[Show abstract][Hide abstract] ABSTRACT: Multipurpose technologies that simultaneously protect from sexually transmitted infections and unintended pregnancy are urgently needed. Pod-IVRs formulated with the antiretroviral agents (ARVs) tenofovir, nevirapine, and saquinavir and the contraceptives etonogestrel and estradiol were evaluated in sheep. Steady-state concentrations were maintained for 28 days with controlled, sustained delivery. This proof-of-principle study demonstrates that pod-IVRs can deliver three ARVs from different mechanistic classes and a progestin-estrogen combination over the wide range needed for putative preventative efficacy.
[Show abstract][Hide abstract] ABSTRACT: Antiretroviral-based microbicides applied topically to the vagina may play an important role in protecting women from HIV
infection. Incorporation of the nucleoside reverse transcriptase inhibitor tenofovir (TFV) into intravaginal rings (IVRs)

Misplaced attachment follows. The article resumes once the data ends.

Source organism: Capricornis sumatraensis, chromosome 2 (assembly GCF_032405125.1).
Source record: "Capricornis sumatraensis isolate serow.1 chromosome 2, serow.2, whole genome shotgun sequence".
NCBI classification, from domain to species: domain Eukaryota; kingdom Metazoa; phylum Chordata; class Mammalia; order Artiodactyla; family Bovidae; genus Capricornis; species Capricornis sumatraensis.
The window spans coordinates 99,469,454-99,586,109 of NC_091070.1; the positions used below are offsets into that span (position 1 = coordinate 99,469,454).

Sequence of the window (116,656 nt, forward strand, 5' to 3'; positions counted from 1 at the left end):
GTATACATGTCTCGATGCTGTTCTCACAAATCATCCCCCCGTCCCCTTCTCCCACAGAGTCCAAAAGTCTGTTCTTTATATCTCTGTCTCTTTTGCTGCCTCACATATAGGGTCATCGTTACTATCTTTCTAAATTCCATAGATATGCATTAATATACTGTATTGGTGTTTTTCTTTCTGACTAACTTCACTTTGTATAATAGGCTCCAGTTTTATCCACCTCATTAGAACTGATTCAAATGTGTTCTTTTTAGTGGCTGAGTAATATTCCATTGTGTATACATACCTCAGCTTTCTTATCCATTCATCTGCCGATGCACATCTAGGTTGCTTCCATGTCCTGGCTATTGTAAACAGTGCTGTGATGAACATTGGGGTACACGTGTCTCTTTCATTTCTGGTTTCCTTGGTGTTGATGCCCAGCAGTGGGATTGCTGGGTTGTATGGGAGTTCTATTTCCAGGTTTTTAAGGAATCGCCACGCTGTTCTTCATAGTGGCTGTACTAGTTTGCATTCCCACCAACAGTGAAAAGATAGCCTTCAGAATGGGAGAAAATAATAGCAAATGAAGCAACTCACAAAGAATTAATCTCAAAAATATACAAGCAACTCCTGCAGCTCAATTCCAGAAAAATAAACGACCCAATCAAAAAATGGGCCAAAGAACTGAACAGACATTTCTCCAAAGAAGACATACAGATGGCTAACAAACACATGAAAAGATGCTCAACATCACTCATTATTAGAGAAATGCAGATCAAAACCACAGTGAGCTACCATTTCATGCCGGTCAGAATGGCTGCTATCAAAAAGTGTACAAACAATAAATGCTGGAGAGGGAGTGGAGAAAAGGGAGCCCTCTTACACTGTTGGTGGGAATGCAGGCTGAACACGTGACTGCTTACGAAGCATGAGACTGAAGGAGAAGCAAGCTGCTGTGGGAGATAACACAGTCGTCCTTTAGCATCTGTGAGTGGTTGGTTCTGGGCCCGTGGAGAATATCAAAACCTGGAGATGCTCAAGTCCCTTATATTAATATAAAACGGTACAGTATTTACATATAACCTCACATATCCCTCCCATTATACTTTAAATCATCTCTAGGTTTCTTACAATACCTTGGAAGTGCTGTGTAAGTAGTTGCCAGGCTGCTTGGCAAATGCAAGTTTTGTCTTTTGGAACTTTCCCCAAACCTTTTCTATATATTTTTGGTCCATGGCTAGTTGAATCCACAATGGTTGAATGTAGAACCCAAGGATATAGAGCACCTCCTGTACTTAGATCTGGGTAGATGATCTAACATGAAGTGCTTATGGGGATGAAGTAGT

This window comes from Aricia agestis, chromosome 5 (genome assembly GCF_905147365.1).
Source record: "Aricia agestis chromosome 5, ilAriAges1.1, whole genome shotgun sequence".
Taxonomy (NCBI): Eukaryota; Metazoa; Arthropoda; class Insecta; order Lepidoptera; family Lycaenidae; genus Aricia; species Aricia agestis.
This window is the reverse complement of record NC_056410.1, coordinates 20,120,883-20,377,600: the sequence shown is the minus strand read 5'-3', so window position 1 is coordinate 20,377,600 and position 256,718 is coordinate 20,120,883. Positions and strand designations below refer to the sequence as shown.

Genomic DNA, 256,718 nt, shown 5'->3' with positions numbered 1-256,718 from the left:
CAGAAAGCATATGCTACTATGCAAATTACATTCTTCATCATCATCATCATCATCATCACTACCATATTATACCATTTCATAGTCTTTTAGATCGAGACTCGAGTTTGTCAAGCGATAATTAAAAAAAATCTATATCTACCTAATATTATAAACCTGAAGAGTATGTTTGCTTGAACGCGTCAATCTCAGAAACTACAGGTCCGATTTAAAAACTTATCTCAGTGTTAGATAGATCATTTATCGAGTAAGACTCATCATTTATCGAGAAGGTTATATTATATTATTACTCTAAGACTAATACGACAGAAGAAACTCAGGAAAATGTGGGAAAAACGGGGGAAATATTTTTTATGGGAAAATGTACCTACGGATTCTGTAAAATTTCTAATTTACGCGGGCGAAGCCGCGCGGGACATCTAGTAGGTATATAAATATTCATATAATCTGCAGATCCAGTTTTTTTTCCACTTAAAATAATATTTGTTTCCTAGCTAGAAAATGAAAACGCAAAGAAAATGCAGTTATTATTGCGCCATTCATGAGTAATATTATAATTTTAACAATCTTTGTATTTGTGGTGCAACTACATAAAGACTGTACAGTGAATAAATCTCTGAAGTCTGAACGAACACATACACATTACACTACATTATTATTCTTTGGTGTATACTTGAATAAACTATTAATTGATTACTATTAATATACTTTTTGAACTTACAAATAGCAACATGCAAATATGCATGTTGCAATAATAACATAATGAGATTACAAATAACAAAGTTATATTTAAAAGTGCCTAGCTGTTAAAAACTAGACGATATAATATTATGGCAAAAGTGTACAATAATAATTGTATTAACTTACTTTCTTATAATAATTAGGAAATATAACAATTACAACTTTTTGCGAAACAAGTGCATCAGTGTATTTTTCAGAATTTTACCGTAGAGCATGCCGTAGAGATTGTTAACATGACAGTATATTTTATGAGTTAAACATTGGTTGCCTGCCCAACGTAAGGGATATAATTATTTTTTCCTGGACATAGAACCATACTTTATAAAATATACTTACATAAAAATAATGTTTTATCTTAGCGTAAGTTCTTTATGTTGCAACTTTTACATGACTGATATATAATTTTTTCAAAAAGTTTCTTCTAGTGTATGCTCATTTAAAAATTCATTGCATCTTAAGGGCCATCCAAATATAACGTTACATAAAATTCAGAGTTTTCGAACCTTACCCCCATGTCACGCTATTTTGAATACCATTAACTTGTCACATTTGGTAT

for sustained mucosal delivery may lead to increased microbicide product adherence and efficacy compared with those of conventional
vaginal formulations. Formulations of a novel “pod IVR” platform spanning a range of IVR drug loadings and daily release rates
of TFV were evaluated in a pig-tailed macaque model. The rings were safe and exhibited sustained release at controlled rates
over 28 days. Vaginal secretion TFV levels were independent of IVR drug loading and were able to be varied over 1.5 log units
by changing the ring configuration. Mean TFV levels in vaginal secretions were 72.4 ± 109 μg ml−1 (slow releasing) and 1.84 ± 1.97 mg ml−1 (fast releasing). The mean TFV vaginal tissue concentration from the slow-releasing IVRs was 76.4 ± 54.8 μg g−1 and remained at steady state 7 days after IVR removal, consistent with the long intracellular half-life of TFV. Intracellular
tenofovir diphosphate (TFV-DP), the active moiety in defining efficacy, was measured in vaginal lymphocytes collected in the